Act now to develop healthy habits

It’s the topic people tend to shy away from, but childhood obesity is as important as the COVID-19 pandemic and it’s time for everyone to take action.

In Australia, it is estimated one in four children and adolescents between 2 – 17 years of age live with overweight or obesity. What’s more concerning is these figures have changed little over the past decade and are highly likely to have increased with the impact of COVID, as has been found from data in other parts of the world.

Children who fall into these categories are not only more likely to develop a chronic health condition like diabetes, heart disease, asthma, joint problems, depression or anxiety, but are also at increased risk of developing other serious diseases in the future like chronic kidney disease and some cancers.

The good news is there is something that can be done about it, and by implementing these Eight Healthy Habits at home, parents can not only help their children, but also help model healthy behaviours for their friends and family.

  1. Make water your drink of choice
    Instead of turning to soft drink, juice or cordial, which are often loaded with sugar, choose H2O instead. Not only does it hydrate the body, but it can help children have clearer minds to think and learn.

  2. Eat five serves of vegetables and two serves of fruit each day
    Children are encouraged to eat a variety of fruit and vegetables every day. The amount that a child will eat at one time will depend on age, appetite and activity levels but including raw and cooked fruit and vegetables in a range of different colours can help achieve this.
    (2-3 year olds should eat 2 ½ serves of vegetables and 1 serve of fruit)

  3. Start each day with a healthy breakfast
    The saying “breakfast is the most important meal of the day” exists for a reason. A healthy breakfast will give your child the fuel they need every day to learn and play.

  4. Know your portion/serving size
    Children require varied amounts of nutrients and energy, depending on their age and developmental stage to maintain good health. Providing enough food, and of the right portions, helps them reach optimal functioning. Learn more about portion sizing.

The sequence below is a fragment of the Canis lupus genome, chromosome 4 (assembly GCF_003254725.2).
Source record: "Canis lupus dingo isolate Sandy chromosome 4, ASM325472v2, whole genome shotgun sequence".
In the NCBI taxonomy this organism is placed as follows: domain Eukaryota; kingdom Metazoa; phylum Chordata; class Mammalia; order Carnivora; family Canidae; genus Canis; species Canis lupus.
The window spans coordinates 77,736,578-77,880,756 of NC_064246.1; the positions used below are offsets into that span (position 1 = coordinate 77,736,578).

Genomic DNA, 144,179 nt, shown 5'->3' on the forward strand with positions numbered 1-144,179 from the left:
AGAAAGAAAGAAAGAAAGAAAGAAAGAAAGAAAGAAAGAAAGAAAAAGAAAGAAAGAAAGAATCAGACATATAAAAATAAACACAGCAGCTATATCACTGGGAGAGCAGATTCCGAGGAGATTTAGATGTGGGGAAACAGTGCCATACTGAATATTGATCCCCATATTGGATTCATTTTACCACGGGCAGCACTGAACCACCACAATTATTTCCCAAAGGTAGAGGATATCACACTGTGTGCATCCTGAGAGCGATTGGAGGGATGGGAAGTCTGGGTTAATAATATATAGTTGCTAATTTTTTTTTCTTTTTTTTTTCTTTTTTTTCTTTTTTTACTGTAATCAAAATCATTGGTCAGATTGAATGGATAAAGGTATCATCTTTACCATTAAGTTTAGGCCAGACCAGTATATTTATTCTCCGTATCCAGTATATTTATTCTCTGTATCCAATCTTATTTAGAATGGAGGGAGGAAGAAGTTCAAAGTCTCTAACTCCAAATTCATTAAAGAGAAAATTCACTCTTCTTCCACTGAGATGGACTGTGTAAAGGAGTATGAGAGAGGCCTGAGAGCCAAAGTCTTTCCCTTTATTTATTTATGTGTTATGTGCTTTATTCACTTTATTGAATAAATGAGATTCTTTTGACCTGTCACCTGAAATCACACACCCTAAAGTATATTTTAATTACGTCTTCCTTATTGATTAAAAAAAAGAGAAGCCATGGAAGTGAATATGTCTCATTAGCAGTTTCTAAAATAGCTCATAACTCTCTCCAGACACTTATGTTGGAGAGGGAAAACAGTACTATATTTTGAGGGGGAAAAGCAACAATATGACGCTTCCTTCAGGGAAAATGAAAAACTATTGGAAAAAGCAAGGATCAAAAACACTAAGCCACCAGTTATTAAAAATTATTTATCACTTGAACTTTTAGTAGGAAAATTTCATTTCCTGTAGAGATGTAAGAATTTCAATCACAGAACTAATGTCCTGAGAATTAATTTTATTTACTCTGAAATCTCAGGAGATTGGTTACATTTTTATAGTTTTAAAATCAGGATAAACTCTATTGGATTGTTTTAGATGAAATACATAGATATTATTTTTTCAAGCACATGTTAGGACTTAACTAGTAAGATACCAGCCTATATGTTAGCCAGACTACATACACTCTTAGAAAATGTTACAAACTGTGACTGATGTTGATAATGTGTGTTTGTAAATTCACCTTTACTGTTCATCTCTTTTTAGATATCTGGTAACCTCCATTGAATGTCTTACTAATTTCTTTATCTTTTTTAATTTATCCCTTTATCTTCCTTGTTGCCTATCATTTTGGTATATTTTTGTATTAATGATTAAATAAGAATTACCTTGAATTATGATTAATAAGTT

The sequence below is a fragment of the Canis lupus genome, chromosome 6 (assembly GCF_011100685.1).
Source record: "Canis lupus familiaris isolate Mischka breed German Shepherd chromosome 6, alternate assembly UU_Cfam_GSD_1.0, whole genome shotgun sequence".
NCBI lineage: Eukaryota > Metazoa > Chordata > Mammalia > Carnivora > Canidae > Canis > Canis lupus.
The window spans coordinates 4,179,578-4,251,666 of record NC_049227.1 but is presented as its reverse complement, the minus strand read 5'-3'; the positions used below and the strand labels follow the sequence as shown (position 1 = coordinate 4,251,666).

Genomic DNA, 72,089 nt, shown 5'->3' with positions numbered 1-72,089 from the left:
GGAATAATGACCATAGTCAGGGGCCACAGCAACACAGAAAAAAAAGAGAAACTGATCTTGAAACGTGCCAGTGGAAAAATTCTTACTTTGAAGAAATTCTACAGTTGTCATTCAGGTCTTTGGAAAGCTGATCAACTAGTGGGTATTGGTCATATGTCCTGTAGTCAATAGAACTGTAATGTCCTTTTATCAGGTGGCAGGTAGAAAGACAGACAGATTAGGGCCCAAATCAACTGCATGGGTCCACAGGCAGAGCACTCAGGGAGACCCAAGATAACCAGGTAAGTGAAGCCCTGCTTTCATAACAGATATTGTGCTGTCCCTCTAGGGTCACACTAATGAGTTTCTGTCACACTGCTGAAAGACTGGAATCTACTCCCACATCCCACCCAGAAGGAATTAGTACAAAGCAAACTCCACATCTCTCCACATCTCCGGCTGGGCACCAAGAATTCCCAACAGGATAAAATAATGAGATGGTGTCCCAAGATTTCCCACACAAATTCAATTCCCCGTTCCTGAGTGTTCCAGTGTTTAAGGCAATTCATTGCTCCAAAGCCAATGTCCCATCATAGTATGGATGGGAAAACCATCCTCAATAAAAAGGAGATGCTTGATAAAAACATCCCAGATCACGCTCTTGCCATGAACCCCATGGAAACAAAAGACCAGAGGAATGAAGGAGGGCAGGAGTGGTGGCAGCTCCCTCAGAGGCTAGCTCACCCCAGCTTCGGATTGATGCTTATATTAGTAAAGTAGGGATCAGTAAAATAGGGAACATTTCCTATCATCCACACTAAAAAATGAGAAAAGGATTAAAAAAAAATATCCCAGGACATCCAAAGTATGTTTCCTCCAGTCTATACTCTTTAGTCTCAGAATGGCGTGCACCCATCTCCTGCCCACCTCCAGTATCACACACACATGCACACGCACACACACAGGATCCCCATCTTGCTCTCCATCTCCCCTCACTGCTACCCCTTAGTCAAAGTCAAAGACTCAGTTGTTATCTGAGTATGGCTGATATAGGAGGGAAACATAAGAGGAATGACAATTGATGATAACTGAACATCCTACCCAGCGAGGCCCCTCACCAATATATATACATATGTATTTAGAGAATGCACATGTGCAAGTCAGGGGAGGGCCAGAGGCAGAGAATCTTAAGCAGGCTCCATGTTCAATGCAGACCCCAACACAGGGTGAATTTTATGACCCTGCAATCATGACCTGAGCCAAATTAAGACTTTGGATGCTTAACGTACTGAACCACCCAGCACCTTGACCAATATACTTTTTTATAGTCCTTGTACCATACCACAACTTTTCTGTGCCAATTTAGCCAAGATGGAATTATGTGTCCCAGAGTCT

5. Choose healthier snacks and fewer treat foods
    Snacks such as yoghurt, fruit and chopped vegetables will provide children with the nutrients and fuel their bodies need. Treat foods such as chips, sweets, baked goods are high in sugar, salt and fat. They have limited nutrtional value and provide little fuel for the body.

  6. Limit leisure screen time
    Excessive screen time can lead to a number of negative health outcomes including weight gain, poor sleep and neck, back and eye strain as well as fatigue. The guidelines recommend no screen time for children under 24 months, no more than one hour a day for 2 - 5 year olds and a maximum two hours a day for children 6 years and older.

  7. Be active for at least one hour a day
    Physical activity is important for growth and development and helps children to maintain a healthy weight. It has also been show to help in lowering anxiety and stress, improving concentration, and improving coordination and movement skills.
    Note: Recommendations for activity length and type vary for children under five years. Read more.

  8. Get enough sleep
    The impact of sleep is often under-estimated but it does play a big role in weight management. This is because the hormones responsible for triggering hunger and monitoring fullness are regulated during sleep. Getting enough sleep can also positively impact concentration, brain function, performance and our immune system while reducing the risk of chronic conditions like heart disease, kidney disease, mental illnesses and type 2 diabetes. To establish and maintain healthy sleep patterns, we recommend having a consistent bedtime and wake-up time, avoiding screen time one hour before sleep and keeping screens out of the bedroom. See more on the sleep guidelines for each child’s age group.

While the Eight Healthy Habits are important for children, these changes can be incorporated into everyone’s lifestyle, no matter their age.

It’s important to remember it’s never too late to make a positive change whatever your age, sex or weight and you don’t have to do it alone.

If your child has extra weight gain, you can:

  • Talk to your healthcare professional – they can help monitor the growth and weight of your child and refer you to other services if needed.
  • Get involved in the Go4Fun program - this is a free, fun program for children 7 – 13 years to become fitter, healthier and happier. Speak to your GP about a referral.
  • Join in the Think Eat And Move (TEAM) programthisis a healthy lifestyle program for young people aged 13 – 17. It is free for young people in the Central and Eastern Sydney areas
  • Read the Crunch to Health book – this is a great guide to healthy eating in children. It has some great recipes to help you create tasty and nutritious meals for your child.
  • Call the Get Healthy helpline - this is a free telephone health information and coaching service for people aged 16 years old and above.

March 4th marks World Obesity Day and is an important opportunity to raise awareness about the condition, it’s prevalence around the globe and the ways people can make a positive change to ensure happier, healthier, and longer lives for everybody.